Saturday, August 21, 2010

Streetpainting Mantova

Cari Amici (Dear Friends),

I recently returned from a trip to northern Italy, which included participating in a streetpainting competition / festival in Grazie di Curtatone, more commonly called either “Grazie” or usually just “Mantova.” Mantova is the closest larger city and is really quite lovely. I got to see it with three of my Florentine madonnari (streetpainting) colleagues because the Saturday night that we were supposed to start drawing in the large piazza in Grazie di Curtatone, it rained. And rained.

Normally, the streetpainters draw throughout the night, starting around 6 pm and finishing in 24 hours. However, with the rains, we ended up starting Sunday morning on the 15th at 8 am and working until 8 p.m. that same day. And we were lucky to have clouds moving in and out in the skies above us for more than half the day. I hate being in direct sunshine, especially while working on a hard hot surface. Umbrellas helped, but cast shadows over our work, perhaps making it more difficult for those participating in the photo competition held by the festival organizers.

This is truly a festival, with knights and other costumers, merchants selling large parmigiano cheese chunks (see photo) and local produce. This second image shows you the largest garlic bulbs that I have ever seen AND the largest collection in one place of garlic. One colleague told me that this merchant sold at least two-thirds of this pile before the painting competition had finished. We walked to work on a red carpet and under a giant painting frame with an inscription “Arte e tradizione.”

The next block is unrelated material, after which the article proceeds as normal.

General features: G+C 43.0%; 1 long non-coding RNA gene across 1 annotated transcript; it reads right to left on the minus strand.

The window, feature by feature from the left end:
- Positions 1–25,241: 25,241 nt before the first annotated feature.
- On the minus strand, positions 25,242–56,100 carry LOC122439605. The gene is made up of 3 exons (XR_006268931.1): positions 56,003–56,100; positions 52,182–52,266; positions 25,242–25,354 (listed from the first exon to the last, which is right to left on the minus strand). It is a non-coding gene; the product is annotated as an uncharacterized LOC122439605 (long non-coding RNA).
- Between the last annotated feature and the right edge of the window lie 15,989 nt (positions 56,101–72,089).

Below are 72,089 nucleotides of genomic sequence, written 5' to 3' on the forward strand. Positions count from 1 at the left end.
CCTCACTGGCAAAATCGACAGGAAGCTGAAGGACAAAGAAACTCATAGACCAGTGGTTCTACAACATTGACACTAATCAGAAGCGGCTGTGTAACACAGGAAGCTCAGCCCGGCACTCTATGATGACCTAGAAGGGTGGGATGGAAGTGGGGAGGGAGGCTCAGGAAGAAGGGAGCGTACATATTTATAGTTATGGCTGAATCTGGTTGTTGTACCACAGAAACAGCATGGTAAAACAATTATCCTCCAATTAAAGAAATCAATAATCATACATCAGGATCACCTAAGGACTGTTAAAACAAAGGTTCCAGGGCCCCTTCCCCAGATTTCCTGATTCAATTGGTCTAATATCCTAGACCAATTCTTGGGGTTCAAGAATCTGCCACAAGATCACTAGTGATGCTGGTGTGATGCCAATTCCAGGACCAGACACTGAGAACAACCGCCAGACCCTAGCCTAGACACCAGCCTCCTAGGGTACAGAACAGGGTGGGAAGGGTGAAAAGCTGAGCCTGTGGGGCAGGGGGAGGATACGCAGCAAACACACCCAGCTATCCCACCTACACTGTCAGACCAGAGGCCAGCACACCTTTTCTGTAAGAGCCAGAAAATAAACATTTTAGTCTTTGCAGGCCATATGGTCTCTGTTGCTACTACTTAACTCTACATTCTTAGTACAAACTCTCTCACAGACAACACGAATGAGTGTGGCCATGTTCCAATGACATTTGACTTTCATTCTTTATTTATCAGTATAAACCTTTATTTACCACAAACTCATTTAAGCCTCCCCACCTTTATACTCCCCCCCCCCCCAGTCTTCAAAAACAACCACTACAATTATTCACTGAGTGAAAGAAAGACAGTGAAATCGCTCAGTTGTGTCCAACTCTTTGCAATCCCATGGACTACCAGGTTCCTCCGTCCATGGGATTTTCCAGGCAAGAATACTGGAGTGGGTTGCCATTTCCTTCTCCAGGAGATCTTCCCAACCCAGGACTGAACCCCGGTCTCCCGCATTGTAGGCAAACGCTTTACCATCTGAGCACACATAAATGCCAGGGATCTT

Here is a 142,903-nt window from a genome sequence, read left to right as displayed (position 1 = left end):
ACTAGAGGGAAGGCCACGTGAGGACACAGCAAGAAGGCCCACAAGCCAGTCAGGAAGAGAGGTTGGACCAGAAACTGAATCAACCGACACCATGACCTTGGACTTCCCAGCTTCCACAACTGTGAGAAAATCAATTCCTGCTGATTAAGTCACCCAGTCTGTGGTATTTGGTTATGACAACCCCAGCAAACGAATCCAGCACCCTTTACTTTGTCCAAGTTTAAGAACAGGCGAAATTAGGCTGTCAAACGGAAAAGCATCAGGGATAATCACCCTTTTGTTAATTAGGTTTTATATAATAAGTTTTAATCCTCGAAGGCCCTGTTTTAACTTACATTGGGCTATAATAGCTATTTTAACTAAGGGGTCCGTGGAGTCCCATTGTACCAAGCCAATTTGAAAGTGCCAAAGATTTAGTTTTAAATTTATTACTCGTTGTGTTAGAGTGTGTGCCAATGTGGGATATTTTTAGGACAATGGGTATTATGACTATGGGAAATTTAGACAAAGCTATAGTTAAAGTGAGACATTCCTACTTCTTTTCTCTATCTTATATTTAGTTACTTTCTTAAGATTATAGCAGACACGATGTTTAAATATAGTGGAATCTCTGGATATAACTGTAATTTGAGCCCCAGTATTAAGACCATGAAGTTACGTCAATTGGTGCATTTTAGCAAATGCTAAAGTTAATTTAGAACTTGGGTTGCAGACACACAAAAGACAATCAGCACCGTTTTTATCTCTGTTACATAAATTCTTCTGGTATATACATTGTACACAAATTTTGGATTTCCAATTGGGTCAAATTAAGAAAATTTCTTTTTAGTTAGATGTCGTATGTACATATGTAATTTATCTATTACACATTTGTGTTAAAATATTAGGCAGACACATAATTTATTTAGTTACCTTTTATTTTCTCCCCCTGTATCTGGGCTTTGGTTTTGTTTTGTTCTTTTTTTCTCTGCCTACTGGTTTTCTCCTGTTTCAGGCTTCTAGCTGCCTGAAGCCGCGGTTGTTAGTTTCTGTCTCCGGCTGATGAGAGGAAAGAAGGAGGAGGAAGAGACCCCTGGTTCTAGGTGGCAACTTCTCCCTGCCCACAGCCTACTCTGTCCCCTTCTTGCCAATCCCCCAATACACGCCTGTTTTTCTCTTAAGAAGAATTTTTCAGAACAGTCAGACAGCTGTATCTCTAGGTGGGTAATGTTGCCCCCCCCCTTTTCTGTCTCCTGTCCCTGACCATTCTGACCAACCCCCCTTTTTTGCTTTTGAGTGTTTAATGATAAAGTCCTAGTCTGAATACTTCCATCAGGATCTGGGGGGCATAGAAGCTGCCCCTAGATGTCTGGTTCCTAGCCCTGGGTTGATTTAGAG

No, this third image is not one of shuffleboarding. These professional madonnari are saving their knees as they lay out a drawing with “distorted” perspective for a more 3-dimensional effect. It is much easier to do this when there is some distance between the artist and his canvas.


For my entry, I decided to rework my original oil painting “Relinquish” I placed the nude male figure of my original composition in a forest this time instead of in a room. Here is the start of my efforts. This street surface is the worst that I have ever drawn on and I cut off my fingertips about three times while trying to draw sfumato the way that my classical training has taught me.


Enjoy these images with more to follow . . .







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